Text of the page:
“Petromac is absolutely dwarfed by the three Fortune 500 companies that dominate the upstream oilfield services sector. In order to gain acceptance from these companies, the equipment has to meet a very high standard.”
This is a story of success. A successful and innovative Kiwi business founded in the face of a challenge, and in the spirit of just getting on and doing the mahi.
A finalist in this year’s Westpac Auckland Business Awards — Excellence in International Trade — Petromac is a New Zealand company that leases innovative equipment to the upstream Oil and Gas industry.
While nominated by the Auckland Chamber of Commerce, Petromac’s founder Stephen McCormick says the experience of completing the application was a helpful tool in reflecting on how the business was built and why it has been a Kiwi success story.
Founding Petromac in 2012 to address issues related to drilling operations, Stephen says the Petromac wireline express system was born to resolve the challenges that have plagued wireline logging for over half a century.
“Throughout my career in petrophysics, I became increasingly frustrated with the poor log data from drill pipe conveyance and logging while drilling measurements.
“It is well recognised that wireline logs can deliver the most accurate, high-resolution information in a very efficient manner. Wireline logging operations however, do not always run smoothly.
“Ledges, cuttings and high deviation can impede tool-string descent. Tool sticking compromises data quality and often leads to considerable unplanned expense.”
Qualified as a mechanical engineer, with a drive for perfection, Stephen set out to design, validate and manufacture a range of bespoke devices with the aim to minimise wireline logging risk, improve operational efficiency and data quality.
Prototype devices were used on a geothermal well for Mighty River Power in June 2013 and commercial devices were further developed and proven in New Zealand in 2014.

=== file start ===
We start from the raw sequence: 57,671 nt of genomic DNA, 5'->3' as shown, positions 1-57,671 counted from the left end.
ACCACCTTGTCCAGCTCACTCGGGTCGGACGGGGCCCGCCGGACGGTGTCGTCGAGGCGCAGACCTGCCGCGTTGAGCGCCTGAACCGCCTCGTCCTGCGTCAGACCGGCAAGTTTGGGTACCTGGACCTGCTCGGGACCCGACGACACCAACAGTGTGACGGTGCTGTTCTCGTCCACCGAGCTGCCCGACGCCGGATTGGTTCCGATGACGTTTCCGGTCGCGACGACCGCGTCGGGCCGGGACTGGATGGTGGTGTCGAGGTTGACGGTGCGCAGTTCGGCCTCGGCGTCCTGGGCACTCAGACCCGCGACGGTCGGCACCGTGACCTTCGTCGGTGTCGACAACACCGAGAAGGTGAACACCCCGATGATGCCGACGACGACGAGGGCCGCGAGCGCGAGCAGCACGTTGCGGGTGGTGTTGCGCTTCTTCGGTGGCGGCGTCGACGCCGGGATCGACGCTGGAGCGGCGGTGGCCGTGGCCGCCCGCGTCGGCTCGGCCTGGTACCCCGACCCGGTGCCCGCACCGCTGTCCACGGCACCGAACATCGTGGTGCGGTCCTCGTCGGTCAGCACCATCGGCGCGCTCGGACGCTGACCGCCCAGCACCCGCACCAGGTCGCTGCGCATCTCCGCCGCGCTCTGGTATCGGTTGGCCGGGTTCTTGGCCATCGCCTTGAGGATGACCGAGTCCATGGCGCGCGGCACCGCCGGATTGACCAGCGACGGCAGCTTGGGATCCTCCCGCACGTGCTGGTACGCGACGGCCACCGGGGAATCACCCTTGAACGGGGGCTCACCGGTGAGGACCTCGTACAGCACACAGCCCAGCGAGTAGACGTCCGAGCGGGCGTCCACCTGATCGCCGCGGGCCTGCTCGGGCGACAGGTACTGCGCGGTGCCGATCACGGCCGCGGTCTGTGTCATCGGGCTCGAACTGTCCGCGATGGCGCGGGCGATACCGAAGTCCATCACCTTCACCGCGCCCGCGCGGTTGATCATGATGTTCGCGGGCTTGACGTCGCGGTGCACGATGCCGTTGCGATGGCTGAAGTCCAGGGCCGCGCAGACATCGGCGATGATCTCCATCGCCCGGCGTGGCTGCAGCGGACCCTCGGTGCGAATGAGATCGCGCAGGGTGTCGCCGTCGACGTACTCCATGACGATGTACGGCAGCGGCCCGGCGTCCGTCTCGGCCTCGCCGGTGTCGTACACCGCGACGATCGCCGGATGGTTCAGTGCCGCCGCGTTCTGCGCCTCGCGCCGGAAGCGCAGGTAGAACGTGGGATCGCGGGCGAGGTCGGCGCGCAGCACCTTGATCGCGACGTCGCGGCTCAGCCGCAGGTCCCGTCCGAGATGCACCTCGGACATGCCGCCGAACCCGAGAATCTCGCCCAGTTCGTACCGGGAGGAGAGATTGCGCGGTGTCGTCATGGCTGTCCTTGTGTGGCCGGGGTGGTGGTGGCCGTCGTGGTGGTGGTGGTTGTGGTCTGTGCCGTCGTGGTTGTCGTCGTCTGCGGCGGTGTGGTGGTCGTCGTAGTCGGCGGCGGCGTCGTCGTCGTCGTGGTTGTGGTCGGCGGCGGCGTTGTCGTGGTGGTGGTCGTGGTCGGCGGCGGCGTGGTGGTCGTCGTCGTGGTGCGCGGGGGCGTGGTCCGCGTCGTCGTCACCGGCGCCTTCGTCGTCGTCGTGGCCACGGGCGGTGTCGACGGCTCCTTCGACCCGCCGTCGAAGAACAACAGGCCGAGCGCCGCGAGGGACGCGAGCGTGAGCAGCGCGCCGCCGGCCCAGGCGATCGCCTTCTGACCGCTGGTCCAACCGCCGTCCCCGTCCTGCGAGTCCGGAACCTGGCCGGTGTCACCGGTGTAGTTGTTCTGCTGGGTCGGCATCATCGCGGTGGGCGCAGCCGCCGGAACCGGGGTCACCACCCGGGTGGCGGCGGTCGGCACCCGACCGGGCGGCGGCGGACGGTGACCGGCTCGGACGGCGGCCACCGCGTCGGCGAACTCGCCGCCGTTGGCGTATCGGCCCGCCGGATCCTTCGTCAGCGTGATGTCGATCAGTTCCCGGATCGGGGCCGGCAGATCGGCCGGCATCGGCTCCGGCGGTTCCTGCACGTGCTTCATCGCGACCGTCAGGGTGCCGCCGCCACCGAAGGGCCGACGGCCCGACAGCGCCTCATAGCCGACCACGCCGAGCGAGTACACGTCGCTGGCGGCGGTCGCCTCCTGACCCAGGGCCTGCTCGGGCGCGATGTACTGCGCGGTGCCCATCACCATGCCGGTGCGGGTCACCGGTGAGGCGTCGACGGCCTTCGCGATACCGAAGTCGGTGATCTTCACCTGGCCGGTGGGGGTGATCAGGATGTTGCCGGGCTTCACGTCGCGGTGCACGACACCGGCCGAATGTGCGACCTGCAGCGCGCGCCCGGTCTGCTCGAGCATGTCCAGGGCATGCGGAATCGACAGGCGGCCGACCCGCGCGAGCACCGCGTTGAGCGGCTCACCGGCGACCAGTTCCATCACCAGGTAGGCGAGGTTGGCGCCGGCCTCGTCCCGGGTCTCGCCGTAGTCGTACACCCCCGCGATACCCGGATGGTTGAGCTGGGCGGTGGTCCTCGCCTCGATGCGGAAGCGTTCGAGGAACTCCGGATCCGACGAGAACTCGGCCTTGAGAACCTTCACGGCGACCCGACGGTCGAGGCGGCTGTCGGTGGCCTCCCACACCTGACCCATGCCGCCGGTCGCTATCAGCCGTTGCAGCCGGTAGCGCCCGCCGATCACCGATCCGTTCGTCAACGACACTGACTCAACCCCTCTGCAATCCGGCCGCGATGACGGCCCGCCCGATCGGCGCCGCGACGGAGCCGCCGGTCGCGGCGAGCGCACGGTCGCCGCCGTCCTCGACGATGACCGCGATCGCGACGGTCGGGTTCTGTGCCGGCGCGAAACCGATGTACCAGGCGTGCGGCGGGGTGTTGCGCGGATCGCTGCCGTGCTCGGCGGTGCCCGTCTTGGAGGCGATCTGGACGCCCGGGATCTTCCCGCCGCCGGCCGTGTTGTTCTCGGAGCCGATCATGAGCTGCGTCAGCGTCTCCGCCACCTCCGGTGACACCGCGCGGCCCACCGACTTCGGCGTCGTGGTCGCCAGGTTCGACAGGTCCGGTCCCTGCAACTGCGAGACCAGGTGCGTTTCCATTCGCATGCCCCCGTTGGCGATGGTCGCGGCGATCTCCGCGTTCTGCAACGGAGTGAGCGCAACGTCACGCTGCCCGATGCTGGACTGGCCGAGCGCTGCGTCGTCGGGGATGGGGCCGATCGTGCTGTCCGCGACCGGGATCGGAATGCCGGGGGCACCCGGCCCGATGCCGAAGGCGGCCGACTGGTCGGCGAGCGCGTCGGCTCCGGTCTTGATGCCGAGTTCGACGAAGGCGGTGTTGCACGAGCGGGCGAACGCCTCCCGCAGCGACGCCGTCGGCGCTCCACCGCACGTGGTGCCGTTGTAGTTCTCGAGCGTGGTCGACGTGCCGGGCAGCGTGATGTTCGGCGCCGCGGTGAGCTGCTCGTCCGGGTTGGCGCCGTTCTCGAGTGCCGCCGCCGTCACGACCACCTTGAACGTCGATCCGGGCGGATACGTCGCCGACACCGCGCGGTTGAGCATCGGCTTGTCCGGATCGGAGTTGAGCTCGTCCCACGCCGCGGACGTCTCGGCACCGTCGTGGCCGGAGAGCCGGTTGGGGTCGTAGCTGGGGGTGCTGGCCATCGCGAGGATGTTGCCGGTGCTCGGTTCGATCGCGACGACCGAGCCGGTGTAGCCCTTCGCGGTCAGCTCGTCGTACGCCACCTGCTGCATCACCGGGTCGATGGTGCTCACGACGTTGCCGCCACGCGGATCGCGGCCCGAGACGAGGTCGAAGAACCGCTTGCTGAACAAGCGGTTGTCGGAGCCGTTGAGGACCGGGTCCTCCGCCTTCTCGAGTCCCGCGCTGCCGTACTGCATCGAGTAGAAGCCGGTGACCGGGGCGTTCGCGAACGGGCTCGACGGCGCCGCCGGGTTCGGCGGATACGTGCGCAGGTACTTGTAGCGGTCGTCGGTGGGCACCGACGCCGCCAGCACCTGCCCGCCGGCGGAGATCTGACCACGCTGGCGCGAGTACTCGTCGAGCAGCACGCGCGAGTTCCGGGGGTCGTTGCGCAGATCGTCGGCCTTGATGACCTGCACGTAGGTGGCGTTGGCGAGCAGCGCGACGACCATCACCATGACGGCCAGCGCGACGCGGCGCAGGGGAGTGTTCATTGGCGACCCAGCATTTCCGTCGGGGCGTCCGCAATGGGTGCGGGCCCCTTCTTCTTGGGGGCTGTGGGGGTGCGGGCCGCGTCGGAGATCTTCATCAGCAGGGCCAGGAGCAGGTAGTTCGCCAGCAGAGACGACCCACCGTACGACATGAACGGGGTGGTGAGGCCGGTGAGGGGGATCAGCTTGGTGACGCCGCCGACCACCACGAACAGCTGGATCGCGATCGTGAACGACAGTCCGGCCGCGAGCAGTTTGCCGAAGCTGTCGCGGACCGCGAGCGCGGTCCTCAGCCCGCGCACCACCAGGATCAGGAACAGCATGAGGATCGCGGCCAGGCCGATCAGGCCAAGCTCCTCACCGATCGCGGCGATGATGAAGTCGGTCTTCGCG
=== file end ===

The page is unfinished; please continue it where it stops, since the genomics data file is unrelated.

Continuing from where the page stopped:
The first significant international operation was offshore Vietnam in deep water for Talisman Energy, a Canadian Oil company.
In January 2014, while still a one-man band, Petromac did its first job in the Gulf of Mexico for BP in waters around 2000 metres in depth.
The operation was an unmitigated success, saving BP over $4M over conventional methods.
Then the global oil price crash put an immediate brake on drilling activity in 2015-16, providing Petromac with the opportunity during this time to refine the designs, particularly the bearing technology.
“The wellbore environment is particularly harsh,” explains Stephen.
“There are corrosive drilling fluids, extreme pressures — 1,500bar — and temperatures up to 180degC with abrasive rock cuttings in the drilling mud.
“There are multiple applications for the technology from risk mitigation to enhancements in data quality. In many applications the technology is disruptive, challenging the status quo and rendering existing methods obsolete.”
In 2016 Petromac began adding high calibre, experienced and independent engineers as regional managers to market and support the business worldwide.
Based in Auckland with all devices manufactured in New Zealand, Petromac operates in the upstream hydrocarbon exploration and development industry and at last count had worked in 26 countries for 70 individual customers.
Stephen says a policy of hiring high calibre people, providing them with the right equipment and support and allowing them to build the business in their region in the best way they see fit has been fundamental to the company’s success.
“Petromac technology is unique and successful.
“There is great job satisfaction in knowing you are acknowledged and respected for delivering a meaningful solution. Innovative devices that are ‘problem driven, with IP that can be protected, is also essential for success.
Petromac is absolutely dwarfed by the three Fortune 500 companies that dominate the upstream oilfield services sector. In order to gain acceptance from these companies, the equipment has to meet a very high standard.”
Reflecting on being placed a finalist in the Westpac awards Stephen says he has no idea really what a successful company should look like but he’s very sure that few New Zealand companies would have anywhere near Petromac’s global reach and profitability.
“We have had great support with funding from ATEED (Auckland Tourism, Events and Economic Development) and Callaghan who are really happy with our growth and delivery.”
Passionate about good engineering, Stephen says he is proud that Petromac is a little Kiwi company with disruptive technologies that works collaboratively with the big boys in the industry to help achieve outstanding results.
“Being a finalist in the awards will give my team much pride in their work and recognition. We will have a good night out with the team and some of our key suppliers.”